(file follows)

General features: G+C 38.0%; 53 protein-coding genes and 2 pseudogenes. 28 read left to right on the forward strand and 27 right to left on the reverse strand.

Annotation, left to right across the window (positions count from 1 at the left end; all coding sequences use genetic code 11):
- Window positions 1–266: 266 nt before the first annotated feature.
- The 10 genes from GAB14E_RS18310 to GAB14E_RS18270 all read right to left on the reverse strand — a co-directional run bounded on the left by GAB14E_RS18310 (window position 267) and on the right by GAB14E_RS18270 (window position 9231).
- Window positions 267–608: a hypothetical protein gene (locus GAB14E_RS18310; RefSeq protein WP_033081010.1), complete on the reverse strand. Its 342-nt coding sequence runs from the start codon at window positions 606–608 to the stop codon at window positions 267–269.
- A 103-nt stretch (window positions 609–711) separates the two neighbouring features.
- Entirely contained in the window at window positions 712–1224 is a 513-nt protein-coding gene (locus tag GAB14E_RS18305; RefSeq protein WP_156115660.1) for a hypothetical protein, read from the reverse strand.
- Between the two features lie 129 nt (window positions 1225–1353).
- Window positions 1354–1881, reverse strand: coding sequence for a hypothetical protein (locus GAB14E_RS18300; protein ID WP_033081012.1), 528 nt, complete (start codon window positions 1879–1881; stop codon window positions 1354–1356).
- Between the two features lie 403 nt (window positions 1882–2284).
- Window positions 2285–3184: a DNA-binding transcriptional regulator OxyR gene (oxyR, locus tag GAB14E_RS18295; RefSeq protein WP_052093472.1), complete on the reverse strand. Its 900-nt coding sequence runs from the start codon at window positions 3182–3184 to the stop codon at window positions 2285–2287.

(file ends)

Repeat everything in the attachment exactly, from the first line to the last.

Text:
General features: G+C 38.0%; 53 protein-coding genes and 2 pseudogenes. 28 read left to right on the forward strand and 27 right to left on the reverse strand.

Annotation, left to right across the window (positions count from 1 at the left end; all coding sequences use genetic code 11):
- Window positions 1–266: 266 nt before the first annotated feature.
- The 10 genes from GAB14E_RS18310 to GAB14E_RS18270 all read right to left on the reverse strand — a co-directional run bounded on the left by GAB14E_RS18310 (window position 267) and on the right by GAB14E_RS18270 (window position 9231).
- Window positions 267–608: a hypothetical protein gene (locus GAB14E_RS18310; RefSeq protein WP_033081010.1), complete on the reverse strand. Its 342-nt coding sequence runs from the start codon at window positions 606–608 to the stop codon at window positions 267–269.
- A 103-nt stretch (window positions 609–711) separates the two neighbouring features.
- Entirely contained in the window at window positions 712–1224 is a 513-nt protein-coding gene (locus tag GAB14E_RS18305; RefSeq protein WP_156115660.1) for a hypothetical protein, read from the reverse strand.
- Between the two features lie 129 nt (window positions 1225–1353).
- Window positions 1354–1881, reverse strand: coding sequence for a hypothetical protein (locus GAB14E_RS18300; protein ID WP_033081012.1), 528 nt, complete (start codon window positions 1879–1881; stop codon window positions 1354–1356).
- Between the two features lie 403 nt (window positions 1882–2284).
- Window positions 2285–3184: a DNA-binding transcriptional regulator OxyR gene (oxyR, locus tag GAB14E_RS18295; RefSeq protein WP_052093472.1), complete on the reverse strand. Its 900-nt coding sequence runs from the start codon at window positions 3182–3184 to the stop codon at window positions 2285–2287.